Saturday, December 8, 2012


Good friend Mike gave us a bottle of Chinese wine recently. It was Xian King Youhuan Manor White Wine. I can't read Chinese so the back label apart from the name and the alcohol by volume is a mystery. 

The wine was in a small and tall blue bottle (blue glass not usually associated with wine or foodstuffs as historically the colour was reserved for containers of poison!)

The Company name seems to be Xian King and the label says the wine is Youhuan Manor white.

I tried to find some information on the web about Xian King Wine Company or Youhuan Manor but to no avail. While China has probably the largest internet usage in the world Google and other Western search engines don't rate like their own Weibu and others.

Wikipedia told me something about King Xie:

King Xuan of Zhou (Chinese周宣王pinyinZhōu Xuān Wáng) was the eleventh king of the Chinese Zhou Dynasty. Estimated dates of his reign are 827-782 BC or 827/25-782 BC.[1] He worked to restore royal authority after the Gong He interregnum. He fought the 'Western Barbarians' (probably Xianyun) and another group on the Huai River to the southeast. In his ninth year he called a meeting of all the lords. Later he intervened militarily is succession struggles in the states of LuWey and QiSima Qian says "from this time on, the many lords mostly rebelled against royal commands."[citation needed] He is said[by whom?] to have killed an innocent man called Dubo and was himself killed by an arrow fired by Dubo's ghost.[citation needed] His son, King You of Zhou was the last king of the Western Zhou.

Sounds to me like a dodgy historical connection to link a wine company to. Mind you, any modern Chinese wine company rightly should be fighting the 'Western Barbarians' but should be careful of killing the innocents which obviously and rightly include the consumers.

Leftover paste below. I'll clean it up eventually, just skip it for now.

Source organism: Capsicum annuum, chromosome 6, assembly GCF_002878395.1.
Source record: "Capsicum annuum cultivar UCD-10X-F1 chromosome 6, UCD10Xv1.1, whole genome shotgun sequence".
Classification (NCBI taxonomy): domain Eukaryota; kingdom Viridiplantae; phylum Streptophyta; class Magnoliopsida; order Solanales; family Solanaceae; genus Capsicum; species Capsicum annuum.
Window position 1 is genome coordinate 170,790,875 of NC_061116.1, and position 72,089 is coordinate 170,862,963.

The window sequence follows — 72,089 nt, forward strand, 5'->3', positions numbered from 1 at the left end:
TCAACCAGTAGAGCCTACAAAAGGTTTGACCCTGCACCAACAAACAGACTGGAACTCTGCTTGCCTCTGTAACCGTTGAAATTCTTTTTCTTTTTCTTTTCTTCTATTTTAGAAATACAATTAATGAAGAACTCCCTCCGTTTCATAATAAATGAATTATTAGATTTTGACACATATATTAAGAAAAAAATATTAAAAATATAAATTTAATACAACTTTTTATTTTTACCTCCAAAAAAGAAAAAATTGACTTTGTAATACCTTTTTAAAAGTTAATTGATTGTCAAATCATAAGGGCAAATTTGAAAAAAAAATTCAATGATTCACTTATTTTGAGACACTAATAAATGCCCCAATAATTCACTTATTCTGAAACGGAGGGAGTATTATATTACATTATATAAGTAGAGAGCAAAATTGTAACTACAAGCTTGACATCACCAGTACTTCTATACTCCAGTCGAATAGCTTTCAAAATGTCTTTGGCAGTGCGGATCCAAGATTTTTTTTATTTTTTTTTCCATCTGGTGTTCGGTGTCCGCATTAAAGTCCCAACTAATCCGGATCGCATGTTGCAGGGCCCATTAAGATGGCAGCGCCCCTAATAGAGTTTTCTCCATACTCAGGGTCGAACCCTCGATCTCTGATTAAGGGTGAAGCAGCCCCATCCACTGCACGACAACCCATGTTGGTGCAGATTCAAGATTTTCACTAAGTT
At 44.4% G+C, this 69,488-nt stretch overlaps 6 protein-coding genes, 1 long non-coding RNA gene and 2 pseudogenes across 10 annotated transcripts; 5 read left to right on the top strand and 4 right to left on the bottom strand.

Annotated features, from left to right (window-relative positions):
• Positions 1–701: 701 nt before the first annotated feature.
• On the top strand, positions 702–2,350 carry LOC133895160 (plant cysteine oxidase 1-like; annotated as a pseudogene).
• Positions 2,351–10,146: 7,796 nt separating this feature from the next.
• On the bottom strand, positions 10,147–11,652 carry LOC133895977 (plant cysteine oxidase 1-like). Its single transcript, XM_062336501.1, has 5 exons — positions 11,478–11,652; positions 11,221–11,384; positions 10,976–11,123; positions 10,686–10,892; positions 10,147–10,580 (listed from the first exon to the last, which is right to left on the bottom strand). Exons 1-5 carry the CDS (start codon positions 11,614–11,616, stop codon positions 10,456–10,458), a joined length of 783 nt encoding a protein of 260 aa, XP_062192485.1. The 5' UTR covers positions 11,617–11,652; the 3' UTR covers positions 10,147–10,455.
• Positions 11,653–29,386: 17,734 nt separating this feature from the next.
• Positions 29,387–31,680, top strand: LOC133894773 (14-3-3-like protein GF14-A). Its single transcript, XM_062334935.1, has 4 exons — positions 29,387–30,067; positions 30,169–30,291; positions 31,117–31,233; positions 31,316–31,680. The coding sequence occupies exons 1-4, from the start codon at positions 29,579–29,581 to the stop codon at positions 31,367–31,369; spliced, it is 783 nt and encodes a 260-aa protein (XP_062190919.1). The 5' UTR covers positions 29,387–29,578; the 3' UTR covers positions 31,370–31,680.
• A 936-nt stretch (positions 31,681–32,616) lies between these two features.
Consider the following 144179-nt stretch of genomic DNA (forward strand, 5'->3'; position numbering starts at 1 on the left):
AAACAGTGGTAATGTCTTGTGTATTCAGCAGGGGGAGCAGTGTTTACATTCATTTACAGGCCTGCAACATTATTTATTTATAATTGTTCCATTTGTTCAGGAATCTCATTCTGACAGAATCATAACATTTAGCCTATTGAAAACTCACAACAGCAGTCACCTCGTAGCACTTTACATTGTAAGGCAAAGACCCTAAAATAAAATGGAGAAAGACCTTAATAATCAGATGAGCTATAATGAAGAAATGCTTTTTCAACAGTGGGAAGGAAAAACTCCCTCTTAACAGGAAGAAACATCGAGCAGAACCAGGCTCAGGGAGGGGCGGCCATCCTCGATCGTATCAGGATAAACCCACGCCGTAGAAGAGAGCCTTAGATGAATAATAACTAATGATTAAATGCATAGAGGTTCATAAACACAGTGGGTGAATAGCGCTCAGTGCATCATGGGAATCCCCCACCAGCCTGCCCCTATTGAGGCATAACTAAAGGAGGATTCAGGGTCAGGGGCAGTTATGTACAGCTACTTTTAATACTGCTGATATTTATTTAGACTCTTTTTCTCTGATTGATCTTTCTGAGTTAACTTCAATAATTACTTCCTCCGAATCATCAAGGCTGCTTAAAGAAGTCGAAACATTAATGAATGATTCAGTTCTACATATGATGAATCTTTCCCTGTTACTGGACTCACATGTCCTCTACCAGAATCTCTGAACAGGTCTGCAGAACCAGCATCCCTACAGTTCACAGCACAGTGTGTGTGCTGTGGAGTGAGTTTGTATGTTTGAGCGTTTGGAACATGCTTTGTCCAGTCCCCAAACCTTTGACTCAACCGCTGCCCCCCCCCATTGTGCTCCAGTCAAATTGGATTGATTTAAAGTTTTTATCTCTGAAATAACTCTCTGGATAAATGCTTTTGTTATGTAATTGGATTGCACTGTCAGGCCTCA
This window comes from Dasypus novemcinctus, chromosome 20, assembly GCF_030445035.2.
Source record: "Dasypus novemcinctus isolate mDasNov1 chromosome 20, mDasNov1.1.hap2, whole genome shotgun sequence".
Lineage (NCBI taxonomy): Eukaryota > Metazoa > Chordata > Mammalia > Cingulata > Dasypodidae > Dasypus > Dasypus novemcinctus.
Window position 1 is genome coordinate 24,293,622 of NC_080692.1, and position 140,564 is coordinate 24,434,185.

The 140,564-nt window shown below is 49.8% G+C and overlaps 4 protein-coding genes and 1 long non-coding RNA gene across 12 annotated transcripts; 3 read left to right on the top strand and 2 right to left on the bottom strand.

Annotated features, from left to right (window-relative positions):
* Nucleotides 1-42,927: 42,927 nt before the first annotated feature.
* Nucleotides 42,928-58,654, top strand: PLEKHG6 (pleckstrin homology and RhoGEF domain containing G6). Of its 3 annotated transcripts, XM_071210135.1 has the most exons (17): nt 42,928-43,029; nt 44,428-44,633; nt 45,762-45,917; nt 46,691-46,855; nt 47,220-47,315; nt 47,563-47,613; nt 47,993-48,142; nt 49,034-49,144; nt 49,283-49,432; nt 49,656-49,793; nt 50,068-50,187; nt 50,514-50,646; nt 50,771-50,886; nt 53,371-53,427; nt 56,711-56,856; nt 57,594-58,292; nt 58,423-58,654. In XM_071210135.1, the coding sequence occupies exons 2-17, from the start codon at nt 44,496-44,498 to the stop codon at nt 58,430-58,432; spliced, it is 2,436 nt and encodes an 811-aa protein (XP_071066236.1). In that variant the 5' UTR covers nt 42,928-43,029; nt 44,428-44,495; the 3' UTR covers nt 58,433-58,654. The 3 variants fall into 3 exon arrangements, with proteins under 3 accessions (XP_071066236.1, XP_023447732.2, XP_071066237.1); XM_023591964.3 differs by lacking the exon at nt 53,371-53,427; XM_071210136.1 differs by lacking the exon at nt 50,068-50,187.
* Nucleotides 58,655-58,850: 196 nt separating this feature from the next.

So what was the wine like?

Well, it was a taste surprise.

The wine was sweet and viscous beyond what the alc/vol suggested.
Normally sweet wines, unless fortified, are lower in alcohol because the sugars haven't all been converted to alcohol in the winemaking process. This wine was a full 13% so I assumed that it would be medium to medium dry at the sweetest.


It had a sweetness and viscosity of a 'sticky' wine (above Auslesen and nearer to Beerenauslesen). 

The flavour was obtuse in that grape variety was indeterminable. Not the classic varietals that make up sweet wines like Semillon, Riesling, Chenin Blanc etc. It had more of a foxy/funky character like a hybrid varietal produces.

It wasn't unpleasant but a warning bell sounded in my memory.

Years ago I bought a Trockenbeerenauslen wine from (an importer/distributor/retailer) in NZ.
The wine name I have forgotten. It was in a 500ml format (unusual). It was cheap for a 'Trocken' (I should have been warned but the retailer had it in a yearly wine sale). On tasting the wine it tasted sweet as expected but unusually viscous for a wine that should be low in alcohol.
We both had a glass. We both developed massive headaches fairly rapidly.
My conclusion: diethylene-glycol (anti-freeze) had been added to boost must weight in a poor year. This has been done from time to time with German and Italian wines and nearly ruined the Austrian wine industry in 1985 (see here).

It can render the consumer blind, with brain damage and in extreme cases can kill.

The Chinese wine  had a taste that reminded me of this.

I only drank half a glass.

I have put the rest of the bottle in the freezer and will try from time to time to evaluate but not in large doses. 

I don't want Dubo's ghost firing an arrow through my eye.

King Harald should have stuck to the Chardonnay



Second Fiddle said...

"Good friend Mike"

I'd treat him as you do do with so called friends in facebook and click X.

Richard (of RBB) said...

Gosh, being a wine guy is a dangerous job!